Selkirk steel hones Rotherham mettle
Wednesday 12 April 1995
Rotherham need no advice on how to organise a promotion party. They have turned celebration into something of an art form. The South Yorkshire club's seemingly unstoppable rise to become the most successful team in the Courage leagues will be marked by more jubilations on 29 April when their Clifton Lane clubhouse will once again be packed with revellers until the early hours.
In the eight seasons since they started out in North East One, Rotherham have lost just nine league matches, four fewer than Bath, for instance, and, as they stride confidently into the Third Division, they are now being talked of as the north of England's next Orrell. Since they were defeated by Morpeth in their first league game in September 1987, their remarkable climb to join the country's top 40 clubs culminated in their fifth promotion, when they beat Reading to win the Fourth Division title last Saturday.
Rotherham were unsung, unloved and virtually unknown until, in 1972 - almost 50 years after the club was formed - they beat Selby in the Yorkshire Shield final. In the county's steelmaking heartland where football dominates, Rotherham spent another 10 years languishing in one of rugby's deepest backwaters before a group of members led by the former captain, Mike Yarlett, decided the time had come to raise the club's horizons.
First, they recruited the Roundhay and Yorkshire second row Paul Jones, followed in 1984 by the former Wakefield outside-half Barry Forster, who remained with the club as coach until February last year when Jon Curry took up the reins with Ged Glynn as his assistant alongside the decathlete Mike Cordon, who advises on fitness.
The Morley outside-half Kevin Plant was the next significant arrival at Clifton Lane, with the RAF and Lancashire scrum-half Steve Worrall soon joining him. However, Forster's masterstroke was to persuade the Yorkshire No 8 Richard Selkirk to leave Headingley and take over the captaincy. With Selkirk and Forster at the helm, Rotherham swept through the Northern League, winning promotion three times - twice after unbeaten campaigns and each time as champions - to lift the Whitbread Junior Club of the Year trophy in 1992.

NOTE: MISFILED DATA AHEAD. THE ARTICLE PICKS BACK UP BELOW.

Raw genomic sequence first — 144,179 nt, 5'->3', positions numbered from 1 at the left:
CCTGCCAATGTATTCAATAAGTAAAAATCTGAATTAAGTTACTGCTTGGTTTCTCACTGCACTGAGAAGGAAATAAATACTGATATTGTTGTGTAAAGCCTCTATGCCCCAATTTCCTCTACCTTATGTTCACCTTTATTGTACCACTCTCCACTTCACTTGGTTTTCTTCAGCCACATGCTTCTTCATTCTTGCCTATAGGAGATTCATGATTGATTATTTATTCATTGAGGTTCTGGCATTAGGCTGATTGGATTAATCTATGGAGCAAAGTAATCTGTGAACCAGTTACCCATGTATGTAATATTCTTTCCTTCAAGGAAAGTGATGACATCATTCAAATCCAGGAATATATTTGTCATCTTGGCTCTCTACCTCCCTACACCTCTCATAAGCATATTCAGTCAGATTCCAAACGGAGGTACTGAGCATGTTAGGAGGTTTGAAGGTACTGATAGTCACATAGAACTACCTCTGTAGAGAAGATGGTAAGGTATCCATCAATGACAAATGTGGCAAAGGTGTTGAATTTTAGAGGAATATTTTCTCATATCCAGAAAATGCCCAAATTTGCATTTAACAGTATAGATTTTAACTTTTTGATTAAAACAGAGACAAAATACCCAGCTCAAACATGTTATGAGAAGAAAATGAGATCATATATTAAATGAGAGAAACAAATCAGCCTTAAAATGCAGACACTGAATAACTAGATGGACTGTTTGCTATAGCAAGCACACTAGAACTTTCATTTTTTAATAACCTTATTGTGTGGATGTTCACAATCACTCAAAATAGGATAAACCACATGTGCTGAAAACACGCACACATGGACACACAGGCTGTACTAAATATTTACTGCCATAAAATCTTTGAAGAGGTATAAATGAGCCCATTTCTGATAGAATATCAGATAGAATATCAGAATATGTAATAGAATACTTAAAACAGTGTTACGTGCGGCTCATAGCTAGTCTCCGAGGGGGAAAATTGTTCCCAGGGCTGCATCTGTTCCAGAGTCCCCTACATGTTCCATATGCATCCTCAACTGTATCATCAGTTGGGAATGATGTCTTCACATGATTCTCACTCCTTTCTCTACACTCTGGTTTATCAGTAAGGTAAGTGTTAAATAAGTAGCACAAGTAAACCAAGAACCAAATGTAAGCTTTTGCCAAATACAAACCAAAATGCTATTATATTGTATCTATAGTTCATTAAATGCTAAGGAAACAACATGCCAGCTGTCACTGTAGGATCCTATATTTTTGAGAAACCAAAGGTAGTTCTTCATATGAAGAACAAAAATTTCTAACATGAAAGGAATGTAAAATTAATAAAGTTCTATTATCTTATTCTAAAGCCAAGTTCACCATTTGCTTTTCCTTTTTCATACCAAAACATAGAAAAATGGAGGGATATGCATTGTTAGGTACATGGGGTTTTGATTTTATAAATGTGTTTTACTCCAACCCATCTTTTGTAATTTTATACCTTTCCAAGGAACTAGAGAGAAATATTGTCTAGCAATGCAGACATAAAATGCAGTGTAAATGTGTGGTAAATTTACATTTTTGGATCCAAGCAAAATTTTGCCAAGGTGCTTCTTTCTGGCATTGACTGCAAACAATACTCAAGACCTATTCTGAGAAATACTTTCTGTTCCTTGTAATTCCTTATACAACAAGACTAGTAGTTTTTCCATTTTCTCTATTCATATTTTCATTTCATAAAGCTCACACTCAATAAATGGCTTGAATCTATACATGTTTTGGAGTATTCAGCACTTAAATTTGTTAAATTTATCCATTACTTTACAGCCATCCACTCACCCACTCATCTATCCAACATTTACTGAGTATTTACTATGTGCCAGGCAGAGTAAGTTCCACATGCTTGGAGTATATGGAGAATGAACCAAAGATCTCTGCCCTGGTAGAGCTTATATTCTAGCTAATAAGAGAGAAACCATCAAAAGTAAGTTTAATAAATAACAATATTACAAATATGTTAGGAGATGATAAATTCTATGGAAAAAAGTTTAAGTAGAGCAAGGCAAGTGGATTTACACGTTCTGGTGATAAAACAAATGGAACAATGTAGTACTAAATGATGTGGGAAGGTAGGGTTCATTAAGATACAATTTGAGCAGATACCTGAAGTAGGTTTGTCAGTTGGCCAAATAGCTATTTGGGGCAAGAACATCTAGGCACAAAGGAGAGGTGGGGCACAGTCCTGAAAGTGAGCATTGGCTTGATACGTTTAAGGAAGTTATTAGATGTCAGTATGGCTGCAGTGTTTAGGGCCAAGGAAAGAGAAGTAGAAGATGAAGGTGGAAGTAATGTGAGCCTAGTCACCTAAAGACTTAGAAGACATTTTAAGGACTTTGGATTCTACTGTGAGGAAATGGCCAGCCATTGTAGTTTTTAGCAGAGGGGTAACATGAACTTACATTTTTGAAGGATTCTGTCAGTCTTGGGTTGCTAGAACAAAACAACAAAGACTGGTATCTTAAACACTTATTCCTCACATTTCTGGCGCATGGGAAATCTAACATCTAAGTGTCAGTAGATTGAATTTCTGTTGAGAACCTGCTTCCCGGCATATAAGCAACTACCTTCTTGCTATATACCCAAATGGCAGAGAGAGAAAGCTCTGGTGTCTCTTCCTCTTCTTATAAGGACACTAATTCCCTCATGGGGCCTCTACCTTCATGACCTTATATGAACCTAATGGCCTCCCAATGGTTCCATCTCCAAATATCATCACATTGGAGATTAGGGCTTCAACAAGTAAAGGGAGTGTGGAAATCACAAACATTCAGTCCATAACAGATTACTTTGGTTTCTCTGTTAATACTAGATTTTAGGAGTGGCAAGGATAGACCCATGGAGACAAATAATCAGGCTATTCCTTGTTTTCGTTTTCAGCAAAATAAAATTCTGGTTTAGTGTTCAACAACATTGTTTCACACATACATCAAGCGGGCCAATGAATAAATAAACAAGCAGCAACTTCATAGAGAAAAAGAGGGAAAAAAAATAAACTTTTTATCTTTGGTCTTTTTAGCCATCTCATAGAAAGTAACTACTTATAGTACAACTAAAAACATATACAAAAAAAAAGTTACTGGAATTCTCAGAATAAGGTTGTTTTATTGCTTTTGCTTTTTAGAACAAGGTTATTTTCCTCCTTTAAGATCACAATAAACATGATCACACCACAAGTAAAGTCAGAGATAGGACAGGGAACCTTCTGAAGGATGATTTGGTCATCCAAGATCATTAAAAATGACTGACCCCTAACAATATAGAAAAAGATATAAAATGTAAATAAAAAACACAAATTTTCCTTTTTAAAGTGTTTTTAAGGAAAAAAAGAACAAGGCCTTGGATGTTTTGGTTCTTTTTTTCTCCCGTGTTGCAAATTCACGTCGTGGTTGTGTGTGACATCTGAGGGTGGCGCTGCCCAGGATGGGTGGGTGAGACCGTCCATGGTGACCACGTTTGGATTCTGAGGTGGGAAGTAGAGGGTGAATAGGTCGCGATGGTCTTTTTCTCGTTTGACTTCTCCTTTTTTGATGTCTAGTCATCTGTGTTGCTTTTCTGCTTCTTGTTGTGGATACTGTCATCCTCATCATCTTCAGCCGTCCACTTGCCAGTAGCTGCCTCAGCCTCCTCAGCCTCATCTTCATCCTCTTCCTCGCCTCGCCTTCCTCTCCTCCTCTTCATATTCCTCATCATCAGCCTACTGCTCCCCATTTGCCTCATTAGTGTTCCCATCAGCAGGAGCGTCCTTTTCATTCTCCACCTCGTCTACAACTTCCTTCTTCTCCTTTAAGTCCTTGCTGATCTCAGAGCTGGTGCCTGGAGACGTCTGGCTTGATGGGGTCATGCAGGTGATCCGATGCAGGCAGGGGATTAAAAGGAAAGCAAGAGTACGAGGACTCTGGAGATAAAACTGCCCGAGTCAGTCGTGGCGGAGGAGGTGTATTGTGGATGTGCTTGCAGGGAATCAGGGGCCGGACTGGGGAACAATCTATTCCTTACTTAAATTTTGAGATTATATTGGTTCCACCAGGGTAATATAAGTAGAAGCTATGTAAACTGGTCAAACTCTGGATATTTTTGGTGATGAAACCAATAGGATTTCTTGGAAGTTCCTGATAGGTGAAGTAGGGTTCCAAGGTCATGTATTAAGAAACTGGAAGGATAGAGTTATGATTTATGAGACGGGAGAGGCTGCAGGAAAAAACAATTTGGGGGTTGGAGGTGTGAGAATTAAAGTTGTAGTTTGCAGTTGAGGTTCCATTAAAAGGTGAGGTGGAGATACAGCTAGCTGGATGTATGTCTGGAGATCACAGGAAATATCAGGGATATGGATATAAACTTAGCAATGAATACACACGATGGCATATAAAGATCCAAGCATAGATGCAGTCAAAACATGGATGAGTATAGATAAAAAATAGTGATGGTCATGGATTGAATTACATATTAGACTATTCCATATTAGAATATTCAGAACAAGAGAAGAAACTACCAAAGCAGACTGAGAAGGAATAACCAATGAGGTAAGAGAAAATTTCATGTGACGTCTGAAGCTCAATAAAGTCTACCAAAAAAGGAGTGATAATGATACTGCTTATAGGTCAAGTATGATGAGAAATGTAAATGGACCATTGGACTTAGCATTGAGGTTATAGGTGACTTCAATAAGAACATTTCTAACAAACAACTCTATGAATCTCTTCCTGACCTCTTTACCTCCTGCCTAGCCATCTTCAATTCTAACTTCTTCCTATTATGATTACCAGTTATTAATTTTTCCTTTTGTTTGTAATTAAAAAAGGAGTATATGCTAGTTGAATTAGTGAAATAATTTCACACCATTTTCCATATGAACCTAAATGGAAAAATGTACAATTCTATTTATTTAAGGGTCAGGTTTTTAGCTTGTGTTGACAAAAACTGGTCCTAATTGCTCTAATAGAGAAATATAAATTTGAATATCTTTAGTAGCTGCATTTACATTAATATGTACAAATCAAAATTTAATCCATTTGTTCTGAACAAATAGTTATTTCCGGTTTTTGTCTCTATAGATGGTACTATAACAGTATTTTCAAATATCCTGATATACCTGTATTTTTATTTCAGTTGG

A schoolteacher at Wath, Selkirk is on a two-year secondment as a youth development officer. Contained in a region with a greater population of almost one million, 10 schools in Rotherham now play competitive rugby on a Saturday - where until recently none did - while in neighbouring Sheffield only three schools do so.
Rotherham's success undoubtedly has had a beneficial effect on the playing of rugby union by the town's schoolchildren, which in turn has brought benefits to the club who now have a thriving youth section. "So many clubs when they get promoted," Curry said, "start recruiting as fast as they can. But this can destroy team spirit. We've had so many injuries this season that we have called on almost 40 players for the first team. The youngsters who have come through our junior sides have done a grand job. Rotherham is a community-based club. We're building on that: it's our future."
At some time Rotherham will have to contemplate a future without the talismanic Selkirk who, before last weekend, had never missed a league match. Selkirk was unable to extend this extraordinary sequence beyond 89 consecutive games in order that he could attend a friend's marriage in the Caribbean.
While Selkirk has been scoring tries with unerring frequency in his nine years at the club, Plant has amassed more than 700 points in 81 matches. This season Rotherham have outscored the best of the other National League teams by almost 200 points.
Their free-running style has earned them admirers everywhere. At their compact, hilltop ground, league matches regularly attract crowds in excess of 1,000. Only at Redruth and Reading have home supporters outnumbered the travelling hardcore of 150 or more Rotherham devotees.
With the Fourth Division title already secured Rotherham, believes Curry, can continue to progress: "I don't think there is a great deal of difference between the Third and Fourth Divisions. But we love a challenge. We're very well organised behind the scenes and the players are up for it."
Before then, there is the small matter of the Yorkshire Challenge Cup final against Harrogate at Kirkstall on 23 April. In their semi-final, Rotherham defeated Third Division promotion challengers Otley 23-12, and are confident of taking the 118-year-old trophy back to Clifton Lane, in time for Selkirk's return and a very special end-of-season party.
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